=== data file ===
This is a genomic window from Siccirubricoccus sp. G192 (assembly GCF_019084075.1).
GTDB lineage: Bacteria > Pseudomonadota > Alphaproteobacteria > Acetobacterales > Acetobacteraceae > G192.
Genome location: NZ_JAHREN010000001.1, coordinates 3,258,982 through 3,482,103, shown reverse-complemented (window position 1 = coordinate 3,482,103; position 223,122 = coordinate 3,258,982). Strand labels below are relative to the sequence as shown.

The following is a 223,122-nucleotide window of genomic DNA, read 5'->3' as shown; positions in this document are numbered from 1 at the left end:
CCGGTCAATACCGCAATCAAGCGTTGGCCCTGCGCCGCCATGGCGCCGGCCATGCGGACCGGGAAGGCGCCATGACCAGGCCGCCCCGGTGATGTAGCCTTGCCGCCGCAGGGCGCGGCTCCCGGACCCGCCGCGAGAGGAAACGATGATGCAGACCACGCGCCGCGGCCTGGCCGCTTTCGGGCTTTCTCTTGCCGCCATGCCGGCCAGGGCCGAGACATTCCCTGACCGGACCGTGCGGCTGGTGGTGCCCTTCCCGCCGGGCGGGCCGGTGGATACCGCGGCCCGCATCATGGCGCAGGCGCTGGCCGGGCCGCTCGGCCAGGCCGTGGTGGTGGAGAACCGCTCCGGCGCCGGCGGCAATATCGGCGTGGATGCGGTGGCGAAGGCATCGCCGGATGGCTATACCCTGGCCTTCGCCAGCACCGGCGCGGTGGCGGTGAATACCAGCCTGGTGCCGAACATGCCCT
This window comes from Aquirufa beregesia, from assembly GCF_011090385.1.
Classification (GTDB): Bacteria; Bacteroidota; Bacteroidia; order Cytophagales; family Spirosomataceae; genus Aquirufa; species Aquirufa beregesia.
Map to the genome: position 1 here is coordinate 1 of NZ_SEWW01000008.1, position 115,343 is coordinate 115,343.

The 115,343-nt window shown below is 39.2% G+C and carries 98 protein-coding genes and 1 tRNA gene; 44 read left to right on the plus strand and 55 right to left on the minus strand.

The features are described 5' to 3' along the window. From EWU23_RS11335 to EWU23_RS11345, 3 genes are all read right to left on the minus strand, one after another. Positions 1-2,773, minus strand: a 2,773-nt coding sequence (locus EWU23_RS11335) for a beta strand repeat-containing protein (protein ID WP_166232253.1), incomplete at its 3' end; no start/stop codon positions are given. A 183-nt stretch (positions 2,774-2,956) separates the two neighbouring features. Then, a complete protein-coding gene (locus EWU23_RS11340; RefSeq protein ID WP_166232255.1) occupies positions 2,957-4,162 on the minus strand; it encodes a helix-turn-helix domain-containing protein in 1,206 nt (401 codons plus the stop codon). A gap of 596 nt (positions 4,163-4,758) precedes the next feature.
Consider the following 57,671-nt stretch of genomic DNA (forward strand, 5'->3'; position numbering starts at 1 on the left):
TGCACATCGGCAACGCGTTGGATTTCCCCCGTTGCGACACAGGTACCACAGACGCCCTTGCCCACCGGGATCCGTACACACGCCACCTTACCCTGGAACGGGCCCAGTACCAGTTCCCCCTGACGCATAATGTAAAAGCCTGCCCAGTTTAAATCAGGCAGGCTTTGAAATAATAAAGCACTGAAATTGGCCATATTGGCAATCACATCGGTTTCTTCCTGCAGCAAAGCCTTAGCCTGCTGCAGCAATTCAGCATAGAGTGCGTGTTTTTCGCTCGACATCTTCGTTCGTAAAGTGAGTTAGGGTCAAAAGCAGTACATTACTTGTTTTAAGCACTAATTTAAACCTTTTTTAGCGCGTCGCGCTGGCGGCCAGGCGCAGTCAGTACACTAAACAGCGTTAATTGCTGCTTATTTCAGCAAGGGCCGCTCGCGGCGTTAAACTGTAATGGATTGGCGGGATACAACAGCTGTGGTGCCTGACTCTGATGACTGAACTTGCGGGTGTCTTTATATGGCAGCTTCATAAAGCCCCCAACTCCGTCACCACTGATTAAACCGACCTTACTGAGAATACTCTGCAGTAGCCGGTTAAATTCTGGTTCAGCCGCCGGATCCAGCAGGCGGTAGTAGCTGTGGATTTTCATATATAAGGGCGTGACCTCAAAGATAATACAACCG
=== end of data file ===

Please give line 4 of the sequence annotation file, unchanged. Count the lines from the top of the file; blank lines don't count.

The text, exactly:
The following is a 223,122-nucleotide window of genomic DNA, read 5'->3' as shown; positions in this document are numbered from 1 at the left end: